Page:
Now, I have made no secret of my hoarding tendencies (or where they come from) but I don’t often discuss this very real, very common problem that happens when you make stuff – a lot of stuff – and then have nothing to do with it. Nothing. And it’s awful. For this reason, most of the projects I do on this site have some practical tie in. Purpose. Function. If I want to make something purely decorative, it’s usually a seasonal item and takes little/no money to make. It’s like I need to give myself permission to make art for art’s sake, and permission is rarely granted. At least, that’s the way I have always felt...
Then, maybe six months ago (following these painted gift bags), a flip was switched and all I want to do was make stuff for the sake of making. Painting in particular. I just want to mess around with paint. All day. All night. Most winters I struggle with some not-unserious seasonal depression, and since I started painting last December, it was totally manageable – and the only think I took on was painting. I’m not dismissing all sorts of other helpful habits, but when you know something has a positive effect on your mental health, that’s a big deal. Huge. It says something to me. Paint and Me: We are supposed to be together. And because I only let myself do it when my other work is done/semi-done, I don’t feel bad about it at all. I don’t even want to post them on the blog or show them to other people. They are mine. And I love that. And I don’t feel guilty about a lick of it…Until now.
And why do I feel guilt?
Currently, I’m turning out an average of 5-10 pieces a week. That doesn’t mean they are good, that just means they exist. Multiply that times 30 weeks deep in this run, I now have hundreds of these things. Most of them 80% done. And it never stops. I’m accumulating these papers and canvases at an unreasonable rate. And it’s not a cheap habit. And then they just sit there on a shelf waiting for a friend to randomly say, “We need more art in our house – do you have anything?” and then it’s weird because I can’t go into someone’s home without looking at my work. I don’t even like seeing my own work in my own house, so why would I want to see it in yours? So it stays at home, tucked in a cupboard, accumulating. I don’t feel guilty about any of it except for the accumulating part. It’s just taking up space. It has no function.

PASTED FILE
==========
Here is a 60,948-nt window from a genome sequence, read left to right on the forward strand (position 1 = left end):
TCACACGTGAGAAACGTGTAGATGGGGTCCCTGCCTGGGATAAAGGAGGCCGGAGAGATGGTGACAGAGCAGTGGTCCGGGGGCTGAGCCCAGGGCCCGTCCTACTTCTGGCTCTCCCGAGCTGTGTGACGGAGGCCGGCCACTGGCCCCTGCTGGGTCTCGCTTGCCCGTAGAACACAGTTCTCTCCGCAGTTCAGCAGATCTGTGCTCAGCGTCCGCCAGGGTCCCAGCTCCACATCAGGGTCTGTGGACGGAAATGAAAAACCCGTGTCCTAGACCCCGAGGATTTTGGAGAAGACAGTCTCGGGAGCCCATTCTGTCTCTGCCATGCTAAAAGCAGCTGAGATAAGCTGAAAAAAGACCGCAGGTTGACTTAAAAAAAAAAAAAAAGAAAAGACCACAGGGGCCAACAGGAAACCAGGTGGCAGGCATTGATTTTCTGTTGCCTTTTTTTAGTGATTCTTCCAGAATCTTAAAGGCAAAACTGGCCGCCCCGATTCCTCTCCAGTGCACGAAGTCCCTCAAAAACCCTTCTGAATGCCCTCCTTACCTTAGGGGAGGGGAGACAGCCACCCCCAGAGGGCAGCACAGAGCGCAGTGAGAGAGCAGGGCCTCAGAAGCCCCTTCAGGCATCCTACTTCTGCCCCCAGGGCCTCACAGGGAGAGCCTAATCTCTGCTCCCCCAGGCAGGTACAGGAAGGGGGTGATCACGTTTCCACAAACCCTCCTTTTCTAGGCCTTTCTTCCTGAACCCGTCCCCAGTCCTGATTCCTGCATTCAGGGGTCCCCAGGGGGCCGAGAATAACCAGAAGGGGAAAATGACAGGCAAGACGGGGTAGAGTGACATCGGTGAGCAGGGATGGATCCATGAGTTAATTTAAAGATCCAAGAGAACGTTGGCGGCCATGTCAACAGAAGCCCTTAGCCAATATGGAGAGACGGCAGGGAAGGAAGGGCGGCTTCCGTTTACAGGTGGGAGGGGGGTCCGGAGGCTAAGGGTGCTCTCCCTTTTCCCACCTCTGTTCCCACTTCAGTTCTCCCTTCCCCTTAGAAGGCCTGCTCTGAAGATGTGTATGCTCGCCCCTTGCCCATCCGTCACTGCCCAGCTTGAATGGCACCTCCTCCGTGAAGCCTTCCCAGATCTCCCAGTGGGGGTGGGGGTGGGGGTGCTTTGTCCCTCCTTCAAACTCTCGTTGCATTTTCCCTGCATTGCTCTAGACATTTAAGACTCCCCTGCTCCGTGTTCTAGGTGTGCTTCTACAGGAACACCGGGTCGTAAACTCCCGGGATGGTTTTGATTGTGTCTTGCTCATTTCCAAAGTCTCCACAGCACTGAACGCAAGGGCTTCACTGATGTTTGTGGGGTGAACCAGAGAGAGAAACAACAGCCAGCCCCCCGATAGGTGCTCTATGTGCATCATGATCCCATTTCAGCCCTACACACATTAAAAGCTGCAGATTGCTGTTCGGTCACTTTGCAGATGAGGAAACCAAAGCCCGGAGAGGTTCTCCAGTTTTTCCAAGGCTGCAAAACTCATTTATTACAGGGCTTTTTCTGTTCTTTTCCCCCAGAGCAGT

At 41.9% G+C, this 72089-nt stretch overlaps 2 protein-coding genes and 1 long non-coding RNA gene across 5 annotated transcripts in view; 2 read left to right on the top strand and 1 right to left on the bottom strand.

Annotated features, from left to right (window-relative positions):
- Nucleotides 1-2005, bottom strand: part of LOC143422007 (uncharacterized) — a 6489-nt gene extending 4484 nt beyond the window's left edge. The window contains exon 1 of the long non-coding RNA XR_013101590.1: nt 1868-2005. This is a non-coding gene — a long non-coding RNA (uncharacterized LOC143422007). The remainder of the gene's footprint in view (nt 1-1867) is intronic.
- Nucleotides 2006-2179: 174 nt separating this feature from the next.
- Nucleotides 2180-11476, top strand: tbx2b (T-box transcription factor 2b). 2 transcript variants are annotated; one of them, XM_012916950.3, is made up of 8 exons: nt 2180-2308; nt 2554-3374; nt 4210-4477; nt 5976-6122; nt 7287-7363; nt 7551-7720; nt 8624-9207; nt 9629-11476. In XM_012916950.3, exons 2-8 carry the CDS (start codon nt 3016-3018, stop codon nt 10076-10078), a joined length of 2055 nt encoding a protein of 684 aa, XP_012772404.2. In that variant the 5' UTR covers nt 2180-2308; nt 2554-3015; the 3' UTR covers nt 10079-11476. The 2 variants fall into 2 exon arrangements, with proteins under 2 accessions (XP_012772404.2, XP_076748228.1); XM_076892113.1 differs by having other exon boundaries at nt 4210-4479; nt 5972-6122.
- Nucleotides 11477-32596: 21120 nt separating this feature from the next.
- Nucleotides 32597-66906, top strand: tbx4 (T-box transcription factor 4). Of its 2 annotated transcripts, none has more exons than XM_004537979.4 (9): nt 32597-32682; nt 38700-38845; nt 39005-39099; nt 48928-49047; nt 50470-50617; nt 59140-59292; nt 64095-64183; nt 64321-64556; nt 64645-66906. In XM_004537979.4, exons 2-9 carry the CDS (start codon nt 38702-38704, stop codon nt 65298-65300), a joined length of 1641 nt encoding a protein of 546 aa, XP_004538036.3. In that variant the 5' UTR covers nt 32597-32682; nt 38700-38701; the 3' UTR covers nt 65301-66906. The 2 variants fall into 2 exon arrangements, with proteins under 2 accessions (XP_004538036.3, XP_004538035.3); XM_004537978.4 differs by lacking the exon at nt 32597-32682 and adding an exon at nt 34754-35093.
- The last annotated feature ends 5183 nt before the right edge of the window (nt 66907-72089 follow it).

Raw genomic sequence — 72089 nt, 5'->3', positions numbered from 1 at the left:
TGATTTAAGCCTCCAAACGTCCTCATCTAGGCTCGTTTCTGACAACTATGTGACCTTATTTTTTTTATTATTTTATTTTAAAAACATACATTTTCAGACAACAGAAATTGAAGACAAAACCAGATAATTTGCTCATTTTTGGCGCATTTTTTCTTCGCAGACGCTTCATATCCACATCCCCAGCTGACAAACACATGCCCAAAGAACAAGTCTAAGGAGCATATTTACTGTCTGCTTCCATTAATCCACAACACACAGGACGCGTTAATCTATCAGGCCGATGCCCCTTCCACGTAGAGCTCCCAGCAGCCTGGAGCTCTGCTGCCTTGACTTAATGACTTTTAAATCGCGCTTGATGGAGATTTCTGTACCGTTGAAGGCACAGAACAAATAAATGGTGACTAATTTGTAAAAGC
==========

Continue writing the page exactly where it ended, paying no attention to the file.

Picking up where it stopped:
So, this begs the question: What to do with it?
In the back of my mind I think I could sell some (emphasis on *some*) of the work, but probably not for a lot of money for a lot of hassle, and I’ll admit upfront, rejection is a big deal. I would be absolutely heartbroken if I put all my stuff and it didn’t sell. Years of blogging has thickened my skin to general criticism and rejection, but knowing that nobody wants this thing that is important to you? Yeah. That’s not easy. It never will be.
Last week I was at an art show – one of those tent style street fairs where people weave in and out. I was wandering around and admittedly, I was thinking, Okay, maybe I could do this. Maybe I could do this. Maybe I could seek some stuff. Maybe I could do this! And then I wandered into a booth and these two women were talking about how ugly/unattractive this one artist’s work was. And while I wasn’t crazy about his work either, I was livid, absolutely livid that the artist had to stand there in his booth hearing them saying that. Here, he had laid his heart out on the table, only to have someone else trample it because it didn’t match their couch cushions or their idea of what is “good.”
The weird thing was, he seemed okay with it. He was used to it. That stuff is just the nature of the beast. You have to be willing to swallow mass rejection before you can make a sale. He knew that, and he was up for it anyway.
Back in art school we had to do daily critiques on everything, and I mean everything, and you would get really comfortable with the idea of other people not liking your work, but, it was always coming from someone who was putting themselves up for critique too, so words were measured. You watched your delivery. When strangers reject what you hold dear, it hurts in a different way. I have such admiration for people who know how to weather that sort of storm, and one day I hope to be one of them. I’m not there yet, but one day, I hope to be. If not for my own personal growth then for the sake of my closet space. There is no more room at this inn!
So, my question here is, do you use your creative abilities to make things? And if so, how do you address this issue of accumulation? Do you give your stuff away? Do you sell it – and if so, where? Or do you just keep it around for your own benefit? Or do you just not make stuff because you don’t know where to put it? I am confident I am not alone in this struggle, so I’m hoping we can identify some new ways to work around it. For real. I’m all ears!